The History of Hindu India


Snakes and Ladders

The Western children’s game Snakes and Ladders, or Chutes and Ladders, comes from the Indian game for adults called Gyan Chaupar, the “Game of Knowledge.” Gyan Chaupar teaches the Hindu spiritual path to moksha, which is liberation from reincarnation. There are 72 numbered squares on the board listing various virtues, vices, states of consciousness and planes of existence. The ladders start from squares with virtues, such as devotion, and move the player up the board. Snakes are found on squares of vices, such as jealousy, and take the player back down the board.§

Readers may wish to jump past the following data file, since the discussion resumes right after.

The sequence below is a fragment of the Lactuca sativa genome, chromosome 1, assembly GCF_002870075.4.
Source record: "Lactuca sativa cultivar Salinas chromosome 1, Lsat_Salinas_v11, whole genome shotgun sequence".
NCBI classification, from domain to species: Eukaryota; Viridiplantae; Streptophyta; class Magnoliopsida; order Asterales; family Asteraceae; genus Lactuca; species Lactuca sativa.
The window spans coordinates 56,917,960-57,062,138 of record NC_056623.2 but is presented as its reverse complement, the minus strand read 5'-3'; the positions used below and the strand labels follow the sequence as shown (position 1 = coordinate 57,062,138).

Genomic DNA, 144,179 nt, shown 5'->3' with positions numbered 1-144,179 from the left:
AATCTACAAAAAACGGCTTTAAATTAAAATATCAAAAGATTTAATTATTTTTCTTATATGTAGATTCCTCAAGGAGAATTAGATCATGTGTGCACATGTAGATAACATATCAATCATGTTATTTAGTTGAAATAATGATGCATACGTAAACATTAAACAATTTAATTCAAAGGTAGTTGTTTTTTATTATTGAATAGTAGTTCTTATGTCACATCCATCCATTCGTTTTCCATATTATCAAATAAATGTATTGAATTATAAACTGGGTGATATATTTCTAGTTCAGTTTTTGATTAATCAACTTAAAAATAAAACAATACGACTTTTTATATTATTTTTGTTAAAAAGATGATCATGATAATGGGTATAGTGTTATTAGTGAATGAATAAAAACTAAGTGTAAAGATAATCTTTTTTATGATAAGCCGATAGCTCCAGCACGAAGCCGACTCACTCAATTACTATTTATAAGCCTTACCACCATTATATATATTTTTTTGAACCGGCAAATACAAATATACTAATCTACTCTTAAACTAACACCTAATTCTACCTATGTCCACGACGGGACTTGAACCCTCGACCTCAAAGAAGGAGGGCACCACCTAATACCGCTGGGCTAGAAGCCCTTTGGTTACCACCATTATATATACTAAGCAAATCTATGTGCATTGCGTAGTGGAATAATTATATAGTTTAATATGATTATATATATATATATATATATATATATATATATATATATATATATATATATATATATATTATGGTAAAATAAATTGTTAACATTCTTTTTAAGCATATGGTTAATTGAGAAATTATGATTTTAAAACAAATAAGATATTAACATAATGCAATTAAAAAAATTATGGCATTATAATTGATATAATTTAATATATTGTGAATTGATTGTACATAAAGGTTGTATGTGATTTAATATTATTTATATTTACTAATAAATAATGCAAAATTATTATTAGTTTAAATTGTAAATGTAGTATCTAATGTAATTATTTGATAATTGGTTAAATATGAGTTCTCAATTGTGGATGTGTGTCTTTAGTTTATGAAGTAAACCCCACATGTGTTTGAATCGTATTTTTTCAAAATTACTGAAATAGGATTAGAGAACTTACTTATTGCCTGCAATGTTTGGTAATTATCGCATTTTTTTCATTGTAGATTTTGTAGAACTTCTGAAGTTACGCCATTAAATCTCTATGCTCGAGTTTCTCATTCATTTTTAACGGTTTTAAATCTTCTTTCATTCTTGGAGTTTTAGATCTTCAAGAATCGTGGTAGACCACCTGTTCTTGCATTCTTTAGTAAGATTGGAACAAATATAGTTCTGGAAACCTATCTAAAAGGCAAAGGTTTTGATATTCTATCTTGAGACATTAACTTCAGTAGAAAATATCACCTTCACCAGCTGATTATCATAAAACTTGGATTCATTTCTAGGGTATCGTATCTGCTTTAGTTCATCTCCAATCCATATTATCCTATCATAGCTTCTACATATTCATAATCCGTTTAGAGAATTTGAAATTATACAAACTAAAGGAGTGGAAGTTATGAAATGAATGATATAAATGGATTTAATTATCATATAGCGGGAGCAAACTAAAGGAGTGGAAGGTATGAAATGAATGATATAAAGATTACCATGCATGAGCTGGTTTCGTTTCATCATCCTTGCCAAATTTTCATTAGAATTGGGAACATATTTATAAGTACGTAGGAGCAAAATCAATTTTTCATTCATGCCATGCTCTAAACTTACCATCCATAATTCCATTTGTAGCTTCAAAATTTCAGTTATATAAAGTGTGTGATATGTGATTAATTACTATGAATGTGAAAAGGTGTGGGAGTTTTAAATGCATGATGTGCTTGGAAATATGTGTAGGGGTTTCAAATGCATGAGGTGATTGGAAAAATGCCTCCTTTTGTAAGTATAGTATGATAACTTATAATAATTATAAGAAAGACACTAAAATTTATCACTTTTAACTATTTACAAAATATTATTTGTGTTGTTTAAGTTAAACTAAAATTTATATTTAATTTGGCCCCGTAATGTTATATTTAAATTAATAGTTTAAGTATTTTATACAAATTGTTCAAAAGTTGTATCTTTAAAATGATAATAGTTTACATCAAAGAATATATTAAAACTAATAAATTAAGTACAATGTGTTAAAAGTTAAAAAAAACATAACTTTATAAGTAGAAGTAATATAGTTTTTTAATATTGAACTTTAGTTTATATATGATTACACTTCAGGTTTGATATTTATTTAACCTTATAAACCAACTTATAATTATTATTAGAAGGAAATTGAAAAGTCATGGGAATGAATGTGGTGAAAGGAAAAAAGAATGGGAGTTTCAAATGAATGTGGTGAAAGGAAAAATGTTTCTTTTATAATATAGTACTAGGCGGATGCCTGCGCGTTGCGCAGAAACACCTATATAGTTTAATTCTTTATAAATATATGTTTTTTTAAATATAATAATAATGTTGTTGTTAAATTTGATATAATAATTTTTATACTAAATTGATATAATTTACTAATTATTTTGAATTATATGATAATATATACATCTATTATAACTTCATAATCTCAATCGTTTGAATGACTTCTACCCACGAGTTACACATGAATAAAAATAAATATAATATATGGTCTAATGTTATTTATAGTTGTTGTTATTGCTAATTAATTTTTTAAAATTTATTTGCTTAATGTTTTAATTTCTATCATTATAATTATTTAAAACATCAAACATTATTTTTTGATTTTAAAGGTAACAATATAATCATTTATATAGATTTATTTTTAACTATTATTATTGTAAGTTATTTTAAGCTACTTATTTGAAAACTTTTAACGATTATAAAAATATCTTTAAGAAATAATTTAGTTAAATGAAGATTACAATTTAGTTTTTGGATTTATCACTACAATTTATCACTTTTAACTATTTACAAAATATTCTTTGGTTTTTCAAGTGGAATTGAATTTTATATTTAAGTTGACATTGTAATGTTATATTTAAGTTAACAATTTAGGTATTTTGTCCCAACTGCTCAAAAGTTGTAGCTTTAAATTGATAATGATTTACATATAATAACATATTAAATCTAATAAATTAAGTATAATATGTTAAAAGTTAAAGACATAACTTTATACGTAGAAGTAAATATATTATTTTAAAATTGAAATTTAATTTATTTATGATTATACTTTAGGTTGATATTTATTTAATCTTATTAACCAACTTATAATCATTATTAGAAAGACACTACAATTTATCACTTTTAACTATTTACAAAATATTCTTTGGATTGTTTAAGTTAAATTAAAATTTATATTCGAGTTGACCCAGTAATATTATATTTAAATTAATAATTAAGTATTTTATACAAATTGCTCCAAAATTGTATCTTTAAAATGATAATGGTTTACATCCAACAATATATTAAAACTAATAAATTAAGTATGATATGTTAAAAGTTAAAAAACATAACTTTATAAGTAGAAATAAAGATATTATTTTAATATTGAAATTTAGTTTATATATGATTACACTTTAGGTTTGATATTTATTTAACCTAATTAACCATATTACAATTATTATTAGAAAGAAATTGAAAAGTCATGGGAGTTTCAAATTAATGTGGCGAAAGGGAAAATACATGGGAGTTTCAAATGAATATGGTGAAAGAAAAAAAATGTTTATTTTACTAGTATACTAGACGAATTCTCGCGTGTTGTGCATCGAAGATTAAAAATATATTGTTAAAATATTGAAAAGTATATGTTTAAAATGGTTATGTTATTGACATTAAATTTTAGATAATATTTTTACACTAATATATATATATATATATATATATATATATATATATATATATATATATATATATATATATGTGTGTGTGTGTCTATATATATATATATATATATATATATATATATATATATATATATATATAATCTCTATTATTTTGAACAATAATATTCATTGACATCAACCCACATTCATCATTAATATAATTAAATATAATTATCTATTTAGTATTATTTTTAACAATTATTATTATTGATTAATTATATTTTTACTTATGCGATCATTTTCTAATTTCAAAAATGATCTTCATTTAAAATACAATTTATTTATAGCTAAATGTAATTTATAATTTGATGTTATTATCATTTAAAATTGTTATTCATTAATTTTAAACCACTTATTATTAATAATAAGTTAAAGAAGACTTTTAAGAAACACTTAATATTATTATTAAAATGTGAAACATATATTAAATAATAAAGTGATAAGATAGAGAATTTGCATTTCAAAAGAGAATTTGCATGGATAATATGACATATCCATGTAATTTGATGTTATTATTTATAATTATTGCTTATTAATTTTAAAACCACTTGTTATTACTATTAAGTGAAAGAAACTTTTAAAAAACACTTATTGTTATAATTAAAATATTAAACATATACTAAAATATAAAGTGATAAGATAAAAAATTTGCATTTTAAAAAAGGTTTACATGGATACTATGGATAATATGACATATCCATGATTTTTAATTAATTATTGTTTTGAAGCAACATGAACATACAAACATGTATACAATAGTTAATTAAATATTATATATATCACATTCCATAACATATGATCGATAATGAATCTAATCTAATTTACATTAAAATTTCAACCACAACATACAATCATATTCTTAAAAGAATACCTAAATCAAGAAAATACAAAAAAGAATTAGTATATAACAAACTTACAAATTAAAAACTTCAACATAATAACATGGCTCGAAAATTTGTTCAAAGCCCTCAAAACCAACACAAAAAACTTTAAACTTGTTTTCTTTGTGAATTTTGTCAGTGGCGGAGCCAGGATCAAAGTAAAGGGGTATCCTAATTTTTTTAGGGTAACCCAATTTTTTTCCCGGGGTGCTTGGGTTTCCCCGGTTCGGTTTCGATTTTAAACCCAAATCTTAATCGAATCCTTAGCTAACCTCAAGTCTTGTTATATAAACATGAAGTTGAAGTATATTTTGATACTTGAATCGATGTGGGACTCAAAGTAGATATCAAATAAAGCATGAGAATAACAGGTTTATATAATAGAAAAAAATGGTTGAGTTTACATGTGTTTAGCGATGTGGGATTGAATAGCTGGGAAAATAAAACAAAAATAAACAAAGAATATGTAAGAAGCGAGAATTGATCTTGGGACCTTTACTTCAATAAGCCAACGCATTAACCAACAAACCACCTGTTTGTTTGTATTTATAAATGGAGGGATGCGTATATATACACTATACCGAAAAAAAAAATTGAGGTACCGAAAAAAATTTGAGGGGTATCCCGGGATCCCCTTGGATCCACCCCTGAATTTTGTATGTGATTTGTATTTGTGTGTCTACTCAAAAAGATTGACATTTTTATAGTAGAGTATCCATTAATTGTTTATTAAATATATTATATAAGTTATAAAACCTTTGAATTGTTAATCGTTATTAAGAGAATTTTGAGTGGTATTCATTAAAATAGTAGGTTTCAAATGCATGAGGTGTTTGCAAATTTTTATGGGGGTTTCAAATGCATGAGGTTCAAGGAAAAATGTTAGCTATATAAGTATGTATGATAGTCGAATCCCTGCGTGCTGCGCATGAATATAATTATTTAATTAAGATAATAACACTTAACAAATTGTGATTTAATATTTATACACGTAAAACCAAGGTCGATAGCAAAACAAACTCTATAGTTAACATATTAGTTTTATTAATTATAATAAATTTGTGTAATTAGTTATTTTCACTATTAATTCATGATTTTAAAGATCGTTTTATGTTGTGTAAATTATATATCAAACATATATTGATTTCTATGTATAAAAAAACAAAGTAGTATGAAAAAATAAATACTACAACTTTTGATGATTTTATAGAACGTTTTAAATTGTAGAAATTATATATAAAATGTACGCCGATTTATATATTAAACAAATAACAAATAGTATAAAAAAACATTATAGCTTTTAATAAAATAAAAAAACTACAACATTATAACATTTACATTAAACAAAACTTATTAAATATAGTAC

Play begins at square one in the lower left corner. In the old days, the player threw six cowrie shells on the floor. The number of shells that landed upright indicated the number of squares to move forward. Nowadays dice are used. If the player lands on a ladder, he jumps to the square at the top of the ladder. If he lands on the head of a snake, he slides back down the snake to a low square. The object of the game is to land exactly on square 68, the center of the top row. This square represents liberation from rebirth and entry into heaven. If he lands past 68, he continues to play until he reaches 72, which takes him back to 51 for another try. The game is an entertaining way to learn about making progress on the spiritual path. By cultivating a virtue, such as devotion, one advances. By falling prey to egotism, one goes backwards.§

Play the game online or download the board and full instructions at§